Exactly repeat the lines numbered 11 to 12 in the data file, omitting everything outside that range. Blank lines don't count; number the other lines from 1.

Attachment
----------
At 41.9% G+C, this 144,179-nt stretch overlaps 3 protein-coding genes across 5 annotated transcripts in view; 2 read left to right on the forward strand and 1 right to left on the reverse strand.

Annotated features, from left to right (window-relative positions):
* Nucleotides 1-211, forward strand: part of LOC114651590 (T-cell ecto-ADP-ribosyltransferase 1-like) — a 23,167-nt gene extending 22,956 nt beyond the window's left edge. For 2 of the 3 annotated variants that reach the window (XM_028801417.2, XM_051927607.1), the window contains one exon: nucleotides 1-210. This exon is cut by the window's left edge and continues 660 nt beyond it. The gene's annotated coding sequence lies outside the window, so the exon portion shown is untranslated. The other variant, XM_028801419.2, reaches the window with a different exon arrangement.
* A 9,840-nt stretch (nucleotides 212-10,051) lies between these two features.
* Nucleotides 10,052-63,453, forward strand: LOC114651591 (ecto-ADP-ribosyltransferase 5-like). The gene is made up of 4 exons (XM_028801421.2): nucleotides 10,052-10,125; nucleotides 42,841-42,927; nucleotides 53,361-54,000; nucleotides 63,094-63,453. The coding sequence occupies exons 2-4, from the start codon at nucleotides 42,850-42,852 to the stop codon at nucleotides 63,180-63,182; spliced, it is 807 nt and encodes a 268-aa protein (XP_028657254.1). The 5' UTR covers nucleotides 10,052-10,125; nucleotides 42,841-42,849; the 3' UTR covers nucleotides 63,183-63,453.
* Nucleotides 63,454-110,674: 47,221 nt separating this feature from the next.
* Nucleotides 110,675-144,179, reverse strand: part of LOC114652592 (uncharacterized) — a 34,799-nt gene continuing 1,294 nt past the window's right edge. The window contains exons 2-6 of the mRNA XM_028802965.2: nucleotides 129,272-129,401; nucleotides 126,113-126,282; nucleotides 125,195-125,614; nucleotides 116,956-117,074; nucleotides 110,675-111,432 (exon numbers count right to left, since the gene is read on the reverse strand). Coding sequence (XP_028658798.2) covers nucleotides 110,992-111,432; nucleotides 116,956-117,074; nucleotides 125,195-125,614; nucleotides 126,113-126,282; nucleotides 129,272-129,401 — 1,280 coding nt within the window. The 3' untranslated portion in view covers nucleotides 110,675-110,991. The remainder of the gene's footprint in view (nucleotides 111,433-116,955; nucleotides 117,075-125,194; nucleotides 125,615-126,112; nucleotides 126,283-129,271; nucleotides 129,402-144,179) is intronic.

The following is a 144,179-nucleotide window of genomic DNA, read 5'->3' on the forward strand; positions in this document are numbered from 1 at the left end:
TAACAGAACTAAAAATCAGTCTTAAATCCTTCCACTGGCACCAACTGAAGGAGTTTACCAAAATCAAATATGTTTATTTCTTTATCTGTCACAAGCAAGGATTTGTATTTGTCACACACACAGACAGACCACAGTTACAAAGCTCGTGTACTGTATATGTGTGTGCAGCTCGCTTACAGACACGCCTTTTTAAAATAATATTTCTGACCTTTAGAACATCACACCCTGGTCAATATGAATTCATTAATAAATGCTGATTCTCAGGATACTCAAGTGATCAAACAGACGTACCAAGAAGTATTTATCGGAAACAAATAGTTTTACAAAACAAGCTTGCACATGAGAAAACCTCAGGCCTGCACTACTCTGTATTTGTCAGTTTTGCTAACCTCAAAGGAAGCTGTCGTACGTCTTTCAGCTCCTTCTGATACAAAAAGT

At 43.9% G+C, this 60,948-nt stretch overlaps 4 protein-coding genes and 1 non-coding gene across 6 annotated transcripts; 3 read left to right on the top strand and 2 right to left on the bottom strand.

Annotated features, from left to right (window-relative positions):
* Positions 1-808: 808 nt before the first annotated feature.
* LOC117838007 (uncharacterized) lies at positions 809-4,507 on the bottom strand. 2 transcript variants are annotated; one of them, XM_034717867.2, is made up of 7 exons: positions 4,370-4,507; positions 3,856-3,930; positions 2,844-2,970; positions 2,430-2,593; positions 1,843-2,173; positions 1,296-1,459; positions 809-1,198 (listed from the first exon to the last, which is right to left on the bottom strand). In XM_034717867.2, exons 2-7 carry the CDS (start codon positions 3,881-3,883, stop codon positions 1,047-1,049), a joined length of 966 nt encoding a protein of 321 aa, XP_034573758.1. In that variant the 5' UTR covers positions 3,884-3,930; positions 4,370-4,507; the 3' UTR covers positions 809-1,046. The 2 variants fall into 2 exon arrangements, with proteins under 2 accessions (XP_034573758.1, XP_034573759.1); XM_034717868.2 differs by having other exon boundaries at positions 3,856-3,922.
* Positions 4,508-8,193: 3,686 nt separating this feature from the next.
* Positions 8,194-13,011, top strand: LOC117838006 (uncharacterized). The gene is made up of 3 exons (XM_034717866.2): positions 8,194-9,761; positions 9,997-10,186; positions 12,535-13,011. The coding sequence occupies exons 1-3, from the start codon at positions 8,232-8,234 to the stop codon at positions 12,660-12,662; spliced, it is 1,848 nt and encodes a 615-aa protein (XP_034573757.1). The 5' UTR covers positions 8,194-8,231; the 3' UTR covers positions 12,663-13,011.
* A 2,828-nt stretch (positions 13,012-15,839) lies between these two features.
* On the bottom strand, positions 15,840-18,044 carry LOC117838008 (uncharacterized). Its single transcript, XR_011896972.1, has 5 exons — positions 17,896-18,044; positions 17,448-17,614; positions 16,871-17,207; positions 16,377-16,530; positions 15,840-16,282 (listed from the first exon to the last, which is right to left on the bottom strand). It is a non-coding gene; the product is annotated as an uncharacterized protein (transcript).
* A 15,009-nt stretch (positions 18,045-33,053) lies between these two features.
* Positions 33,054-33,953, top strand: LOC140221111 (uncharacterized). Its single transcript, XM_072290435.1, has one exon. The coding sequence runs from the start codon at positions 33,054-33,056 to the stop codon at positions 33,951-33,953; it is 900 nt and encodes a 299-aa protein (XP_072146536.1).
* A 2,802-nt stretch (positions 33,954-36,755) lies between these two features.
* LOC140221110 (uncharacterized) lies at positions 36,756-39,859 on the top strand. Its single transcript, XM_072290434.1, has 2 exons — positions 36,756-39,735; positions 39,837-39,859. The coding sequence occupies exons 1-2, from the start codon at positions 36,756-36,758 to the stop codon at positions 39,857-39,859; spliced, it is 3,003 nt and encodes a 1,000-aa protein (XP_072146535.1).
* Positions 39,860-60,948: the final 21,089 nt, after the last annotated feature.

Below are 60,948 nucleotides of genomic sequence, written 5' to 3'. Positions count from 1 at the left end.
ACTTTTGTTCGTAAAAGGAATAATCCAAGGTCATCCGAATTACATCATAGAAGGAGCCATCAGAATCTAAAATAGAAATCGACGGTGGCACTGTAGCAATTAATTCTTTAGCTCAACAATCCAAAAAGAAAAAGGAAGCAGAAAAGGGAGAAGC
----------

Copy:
Annotated features, from left to right (window-relative positions):
* Positions 1-808: 808 nt before the first annotated feature.